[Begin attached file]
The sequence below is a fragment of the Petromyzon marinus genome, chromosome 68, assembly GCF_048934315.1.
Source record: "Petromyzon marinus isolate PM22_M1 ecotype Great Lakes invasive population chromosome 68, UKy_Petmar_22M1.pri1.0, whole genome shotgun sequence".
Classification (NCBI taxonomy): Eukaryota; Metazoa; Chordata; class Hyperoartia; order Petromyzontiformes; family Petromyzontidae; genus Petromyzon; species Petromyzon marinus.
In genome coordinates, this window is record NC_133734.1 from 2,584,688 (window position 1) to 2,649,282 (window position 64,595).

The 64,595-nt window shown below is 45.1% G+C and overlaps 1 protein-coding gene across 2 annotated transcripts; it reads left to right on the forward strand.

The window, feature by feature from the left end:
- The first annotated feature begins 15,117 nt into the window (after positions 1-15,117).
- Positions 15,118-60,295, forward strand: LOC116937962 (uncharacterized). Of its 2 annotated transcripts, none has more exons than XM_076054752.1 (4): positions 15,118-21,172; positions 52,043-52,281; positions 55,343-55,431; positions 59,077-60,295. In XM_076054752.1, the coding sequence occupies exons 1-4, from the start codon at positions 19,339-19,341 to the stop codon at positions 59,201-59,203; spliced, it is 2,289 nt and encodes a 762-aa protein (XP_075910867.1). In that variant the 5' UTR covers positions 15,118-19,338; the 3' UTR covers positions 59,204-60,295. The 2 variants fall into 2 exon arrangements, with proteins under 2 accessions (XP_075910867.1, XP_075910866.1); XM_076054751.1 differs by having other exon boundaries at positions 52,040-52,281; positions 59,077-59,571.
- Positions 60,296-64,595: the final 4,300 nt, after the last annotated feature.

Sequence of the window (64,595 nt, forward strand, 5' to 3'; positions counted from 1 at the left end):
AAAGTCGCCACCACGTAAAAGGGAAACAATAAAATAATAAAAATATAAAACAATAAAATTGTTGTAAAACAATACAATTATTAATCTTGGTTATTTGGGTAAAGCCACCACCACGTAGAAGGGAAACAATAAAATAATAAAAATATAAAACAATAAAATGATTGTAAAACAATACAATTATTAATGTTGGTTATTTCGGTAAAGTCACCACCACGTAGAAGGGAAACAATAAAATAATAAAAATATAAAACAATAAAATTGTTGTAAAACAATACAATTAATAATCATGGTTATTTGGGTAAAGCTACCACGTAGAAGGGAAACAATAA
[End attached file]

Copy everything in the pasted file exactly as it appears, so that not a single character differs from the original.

The sequence below is a fragment of the Petromyzon marinus genome, chromosome 68, assembly GCF_048934315.1.
Source record: "Petromyzon marinus isolate PM22_M1 ecotype Great Lakes invasive population chromosome 68, UKy_Petmar_22M1.pri1.0, whole genome shotgun sequence".
Classification (NCBI taxonomy): Eukaryota; Metazoa; Chordata; class Hyperoartia; order Petromyzontiformes; family Petromyzontidae; genus Petromyzon; species Petromyzon marinus.
In genome coordinates, this window is record NC_133734.1 from 2,584,688 (window position 1) to 2,649,282 (window position 64,595).

The 64,595-nt window shown below is 45.1% G+C and overlaps 1 protein-coding gene across 2 annotated transcripts; it reads left to right on the forward strand.

The window, feature by feature from the left end:
- The first annotated feature begins 15,117 nt into the window (after positions 1-15,117).
- Positions 15,118-60,295, forward strand: LOC116937962 (uncharacterized). Of its 2 annotated transcripts, none has more exons than XM_076054752.1 (4): positions 15,118-21,172; positions 52,043-52,281; positions 55,343-55,431; positions 59,077-60,295. In XM_076054752.1, the coding sequence occupies exons 1-4, from the start codon at positions 19,339-19,341 to the stop codon at positions 59,201-59,203; spliced, it is 2,289 nt and encodes a 762-aa protein (XP_075910867.1). In that variant the 5' UTR covers positions 15,118-19,338; the 3' UTR covers positions 59,204-60,295. The 2 variants fall into 2 exon arrangements, with proteins under 2 accessions (XP_075910867.1, XP_075910866.1); XM_076054751.1 differs by having other exon boundaries at positions 52,040-52,281; positions 59,077-59,571.
- Positions 60,296-64,595: the final 4,300 nt, after the last annotated feature.

Sequence of the window (64,595 nt, forward strand, 5' to 3'; positions counted from 1 at the left end):
AAAGTCGCCACCACGTAAAAGGGAAACAATAAAATAATAAAAATATAAAACAATAAAATTGTTGTAAAACAATACAATTATTAATCTTGGTTATTTGGGTAAAGCCACCACCACGTAGAAGGGAAACAATAAAATAATAAAAATATAAAACAATAAAATGATTGTAAAACAATACAATTATTAATGTTGGTTATTTCGGTAAAGTCACCACCACGTAGAAGGGAAACAATAAAATAATAAAAATATAAAACAATAAAATTGTTGTAAAACAATACAATTAATAATCATGGTTATTTGGGTAAAGCTACCACGTAGAAGGGAAACAATAA